The soon-to-depart Treasury Secretary Timothy Geithner confirmed to Liaquat Ahamed of The National Review that his goal was to protect bankers:
… My own view was that it was going to be very hard, if not impossible to design a financial rescue that was going to be effective in protecting all the innocent victims hit by the crisis and still satisfy the completely understandable public desire for justice and accountability. Those things were in direct and tragic tension, never resolvable at that time.
I always felt that the only preoccupation for people in policy at the time should be to fix the problem as quickly as we could, as effectively as we could, and only after that would other things be possible, including how to figure out not just how to clean up the mess, but reform the financial system.
That’s just silly. There is no tension between protecting the innocent victims and locking up the criminals who caused the Great Crash. None. And his claim that he wanted to do anything for the “innocent victims” is laughable. The truth is what he told Elizabeth Warren and Neil Barofsky: he wanted to foam the runway with the financial corpses of the victims of mortgage and foreclosure fraud so that the banksters and the feral rich would have a soft landing. Geithner thinks us professional leftists who are outraged by the failure to prosecute banks and their criminal employees are short-sighted, if not stupid:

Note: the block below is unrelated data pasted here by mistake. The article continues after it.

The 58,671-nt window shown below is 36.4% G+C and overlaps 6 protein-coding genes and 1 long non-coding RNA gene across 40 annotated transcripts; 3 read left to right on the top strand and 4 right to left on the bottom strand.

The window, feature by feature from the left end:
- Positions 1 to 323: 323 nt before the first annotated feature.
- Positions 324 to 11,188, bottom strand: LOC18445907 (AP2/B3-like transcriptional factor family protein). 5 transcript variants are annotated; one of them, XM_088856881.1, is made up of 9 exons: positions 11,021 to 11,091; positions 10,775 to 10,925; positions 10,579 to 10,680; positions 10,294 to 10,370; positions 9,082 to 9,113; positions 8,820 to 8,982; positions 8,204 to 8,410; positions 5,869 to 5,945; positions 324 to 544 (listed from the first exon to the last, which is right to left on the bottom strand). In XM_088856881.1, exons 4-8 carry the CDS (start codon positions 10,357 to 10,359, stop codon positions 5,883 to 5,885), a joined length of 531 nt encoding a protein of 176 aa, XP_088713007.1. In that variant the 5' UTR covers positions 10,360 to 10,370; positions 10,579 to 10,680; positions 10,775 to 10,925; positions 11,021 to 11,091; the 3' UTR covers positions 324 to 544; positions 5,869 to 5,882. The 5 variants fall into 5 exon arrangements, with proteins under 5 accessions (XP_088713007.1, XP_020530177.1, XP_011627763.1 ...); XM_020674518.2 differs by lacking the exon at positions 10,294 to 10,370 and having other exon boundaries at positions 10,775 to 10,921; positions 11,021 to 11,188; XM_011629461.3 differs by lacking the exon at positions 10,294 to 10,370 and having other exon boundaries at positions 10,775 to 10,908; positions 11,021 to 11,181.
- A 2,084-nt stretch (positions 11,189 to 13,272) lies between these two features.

…I think that what really distinguishes countries in crisis are those that are lucky enough to have political leaders who are willing to take the brutal political cost of doing what’s necessary and those countries that waited and let the populist fires burn, or decided they were going to try to teach people a lesson and put populism ahead of other things.
So, it’s fine with him that there were no criminal prosecutions. The only relevant issue was the entire economy, and Geithner thinks he did great there:
I’m biased but I felt that in the basic strategy that the President embraced and that we put into effect, we did something that was incredibly effective for the broad interest of the economy and the financial system.
The results of that effectiveness are obvious, even if Geithner can’t grasp them. Unemployment is outrageously high. The middle class has been crushed by stagnant wages and huge losses in personal wealth, especially home equity. The poor are on the chopping block, with state after state trying to cut the meager assistance they provide and the President bent on cutting Social Security, Medicaid and Medicare. Retirees see their savings dwindle under years of zero to negative real interest rates. The megabanks are bigger and more dangerous than ever.
That “broad interest of the economy” Geithner talks about is to insure that the feral rich pay no price, and are rewarded with ever-increasing personal wealth and income. Geithener and Lanny Breuer are joined at the hip in carrying out the Obama program of wealth protection at any cost, including the rule of law. Read the rest of this entry →